What a Second Wave of the Coronavirus Could Mean for Rivian’s R1T Electric Pickup

After the forced shutdown caused by the Covid-19 pandemic, auto manufacturers are finally able to pick up where they left off and have begun to resume operation. The next step is to now adjust existing timelines and assess supply chain stability after the three months of lost time.

The shutdown has caused delays for several EV manufacturers including Rivian. The Plymouth, Michigan manufacturer, like all other automakers, has seen delays in all aspects of its production. The company’s R1T electric pickup was originally expected to start deliveries later this year but has since seen its release date pushed to 2021. As the country and world for that matter brace for a second spike in coronavirus cases, it could mean more delays for the EV startup.

Rivian owns a manufacturing plant formerly owned by Mitsubishi located in Normal, Illinois. The company has yet deliver a single vehicle but has proven its fundraising skills with the impressive amount of investments it has received from big wig names. The company released a video of its facility in April showing an alarming number of incomplete areas. IHS Markit automotive industry analyst, Matteo Fini, reported the absence of conveyor belts and parts of the retrofitted paint shop, leading us to believe there is still a lot left to complete.

In order to follow through with a 2021 market launch, Rivian must complete its assembly line on top of diving into full production of its truck but the end of the third quarter of 2020. Being up and running by summer of this year is essential if the company wants to see meaningful sales volume.

Another obstacle the company will face is setting up retail and delivery networks during a global pandemic. AutoPacific industry analyst, Ed Kim stated “They need to establish service centers, parts and a process for trade-ins all within the next 11 months.” He added “However, expertise from investor Cox Automotive may work in their favor.”

During a time when there isn’t a global pandemic wreaking havoc on the auto industry, even established automakers experience production obstacles when introducing a new vehicle to the market. As we see the health of the global economy deteriorate we could also see Rivian experience assembly line setbacks regardless of the veteran industry experts the EV start up has hired. Rivian’s R1T plant has a 5 stage reopening plan and is currently operating under Phase 4. 

As employees begin returning back to work and the possibility of another Coronavirus spike looming over the nation, their jobs may be impacted in other areas of the world as well. The intricacies of an electric car is seen in the roughly 17,000 parts that it is made of. Should a supplier in a different part of the world be forced to shutdown due to Covid-19, Rivian will be presented with the time staking task of finding an alternative source for that component. Almost certainly resulting in further delays.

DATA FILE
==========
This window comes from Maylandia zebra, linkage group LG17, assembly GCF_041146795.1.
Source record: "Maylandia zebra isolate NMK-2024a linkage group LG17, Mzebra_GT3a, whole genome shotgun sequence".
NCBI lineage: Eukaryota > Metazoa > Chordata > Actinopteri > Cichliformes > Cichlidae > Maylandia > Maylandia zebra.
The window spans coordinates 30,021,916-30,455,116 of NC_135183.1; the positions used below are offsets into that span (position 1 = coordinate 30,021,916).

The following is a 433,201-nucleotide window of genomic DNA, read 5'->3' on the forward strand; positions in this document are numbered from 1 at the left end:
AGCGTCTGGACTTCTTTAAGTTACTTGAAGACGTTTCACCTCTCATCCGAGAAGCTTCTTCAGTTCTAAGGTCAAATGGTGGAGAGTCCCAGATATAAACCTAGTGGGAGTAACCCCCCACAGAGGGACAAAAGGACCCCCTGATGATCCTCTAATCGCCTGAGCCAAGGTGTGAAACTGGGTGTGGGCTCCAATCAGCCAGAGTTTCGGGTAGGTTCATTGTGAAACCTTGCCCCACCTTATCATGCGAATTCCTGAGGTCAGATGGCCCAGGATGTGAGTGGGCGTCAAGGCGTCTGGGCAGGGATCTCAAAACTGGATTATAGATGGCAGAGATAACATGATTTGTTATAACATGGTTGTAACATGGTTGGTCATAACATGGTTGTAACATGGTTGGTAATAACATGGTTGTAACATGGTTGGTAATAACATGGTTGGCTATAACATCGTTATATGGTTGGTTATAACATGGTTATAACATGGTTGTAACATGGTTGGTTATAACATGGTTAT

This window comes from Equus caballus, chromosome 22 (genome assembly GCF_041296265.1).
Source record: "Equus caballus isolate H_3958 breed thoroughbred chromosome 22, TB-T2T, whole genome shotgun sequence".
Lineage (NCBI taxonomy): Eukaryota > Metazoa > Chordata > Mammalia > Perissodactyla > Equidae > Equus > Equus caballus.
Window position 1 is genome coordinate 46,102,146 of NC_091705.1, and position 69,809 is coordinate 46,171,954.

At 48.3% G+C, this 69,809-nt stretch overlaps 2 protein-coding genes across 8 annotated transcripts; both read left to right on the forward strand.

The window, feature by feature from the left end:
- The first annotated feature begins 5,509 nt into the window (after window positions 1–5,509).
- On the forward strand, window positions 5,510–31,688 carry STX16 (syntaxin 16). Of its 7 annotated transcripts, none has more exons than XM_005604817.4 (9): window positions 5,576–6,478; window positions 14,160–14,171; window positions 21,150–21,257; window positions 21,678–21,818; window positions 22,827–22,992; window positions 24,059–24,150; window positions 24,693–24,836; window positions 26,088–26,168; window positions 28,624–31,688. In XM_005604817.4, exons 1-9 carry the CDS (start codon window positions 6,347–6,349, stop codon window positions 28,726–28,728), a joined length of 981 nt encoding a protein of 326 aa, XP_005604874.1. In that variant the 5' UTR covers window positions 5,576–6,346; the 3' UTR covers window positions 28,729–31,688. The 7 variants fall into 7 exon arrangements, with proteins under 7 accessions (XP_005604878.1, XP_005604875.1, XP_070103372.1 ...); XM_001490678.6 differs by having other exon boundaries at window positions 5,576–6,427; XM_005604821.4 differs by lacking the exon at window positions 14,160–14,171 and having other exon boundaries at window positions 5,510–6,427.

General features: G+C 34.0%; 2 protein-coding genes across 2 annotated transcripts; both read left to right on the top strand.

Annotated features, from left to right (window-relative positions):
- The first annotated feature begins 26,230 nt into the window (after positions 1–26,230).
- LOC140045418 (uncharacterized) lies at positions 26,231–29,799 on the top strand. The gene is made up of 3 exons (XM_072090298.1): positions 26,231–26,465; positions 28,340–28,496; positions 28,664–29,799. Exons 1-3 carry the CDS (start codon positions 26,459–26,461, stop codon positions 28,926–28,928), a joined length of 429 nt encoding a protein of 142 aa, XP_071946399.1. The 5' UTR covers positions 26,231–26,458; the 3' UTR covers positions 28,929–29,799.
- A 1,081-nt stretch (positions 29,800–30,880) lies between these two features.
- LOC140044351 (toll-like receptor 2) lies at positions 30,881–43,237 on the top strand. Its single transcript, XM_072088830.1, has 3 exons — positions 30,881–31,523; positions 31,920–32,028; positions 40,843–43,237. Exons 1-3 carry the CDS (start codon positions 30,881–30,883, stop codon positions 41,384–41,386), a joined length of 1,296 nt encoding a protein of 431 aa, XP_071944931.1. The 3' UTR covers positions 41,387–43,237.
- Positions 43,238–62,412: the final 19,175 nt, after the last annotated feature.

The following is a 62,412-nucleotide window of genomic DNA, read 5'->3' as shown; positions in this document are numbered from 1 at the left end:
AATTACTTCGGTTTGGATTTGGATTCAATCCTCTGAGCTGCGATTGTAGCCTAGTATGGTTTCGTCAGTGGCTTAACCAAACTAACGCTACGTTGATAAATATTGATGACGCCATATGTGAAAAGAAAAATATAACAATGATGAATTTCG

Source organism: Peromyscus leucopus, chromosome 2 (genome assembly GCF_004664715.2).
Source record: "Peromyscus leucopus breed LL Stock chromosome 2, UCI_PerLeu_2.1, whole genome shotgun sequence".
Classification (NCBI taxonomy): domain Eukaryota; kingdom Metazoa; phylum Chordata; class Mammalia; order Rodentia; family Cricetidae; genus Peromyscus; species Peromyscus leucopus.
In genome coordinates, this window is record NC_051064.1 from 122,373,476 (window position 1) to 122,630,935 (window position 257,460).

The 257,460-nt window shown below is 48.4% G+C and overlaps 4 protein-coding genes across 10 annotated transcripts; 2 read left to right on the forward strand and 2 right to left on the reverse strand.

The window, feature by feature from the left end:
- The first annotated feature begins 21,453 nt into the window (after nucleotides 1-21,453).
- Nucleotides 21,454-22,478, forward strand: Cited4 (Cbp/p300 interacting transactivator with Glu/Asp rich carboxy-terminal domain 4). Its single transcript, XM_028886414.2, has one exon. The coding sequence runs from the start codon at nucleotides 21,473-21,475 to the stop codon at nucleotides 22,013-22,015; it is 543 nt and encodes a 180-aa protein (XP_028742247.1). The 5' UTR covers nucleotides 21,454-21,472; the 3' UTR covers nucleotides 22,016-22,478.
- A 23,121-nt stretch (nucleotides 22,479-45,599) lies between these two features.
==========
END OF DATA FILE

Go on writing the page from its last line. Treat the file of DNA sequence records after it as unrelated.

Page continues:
The R1Ts original 2020 launch date gave it the first to market advantage. Although its newly announced 2021 debut still means it will be the first company to release an all-electric truck, General Motor’s GMC Hummer EV is right on its heels with a launch date only a few months later.

Ford has plans to introduce its electric F-150 in the middle of 2022. Should Rivian see any further delays whether it be due to Coronavirus or not, the R1T could collide with the release of the F-150. Tesla is also on it’s journey to release it all electric Cybertruck pick up, however there are few released details of an exact timeline surrounding its highly anticipated release. Its launch date is expected to be in 2021.

With tough competition in the “high-dollar electric pickup segment,” the startup could still hold its own. It’s modern product and attractive design along side its auto lending platform is surely beneficial. “Ford and Hummer products—as impressive as they are likely to be—run up against the stigma of coming from mainstream auto brands,” Kim said. “Ford has a ton of competency at building trucks, but in the end, it will still be an F-150,” he added.

The anticipation of the upcoming electric pickups is continuing to grow and it will only be a matter of time before it has secure place on the market. “While mainstream customers need a truck, current reservation holders want to make a statement,” Kim said. With the sales of the Tesla Model 3 and Model Y steadily increasing regardless of the competition brought by electric crossovers it seems to be evidence that better-known manufacturers won’t completely trample EV start ups.

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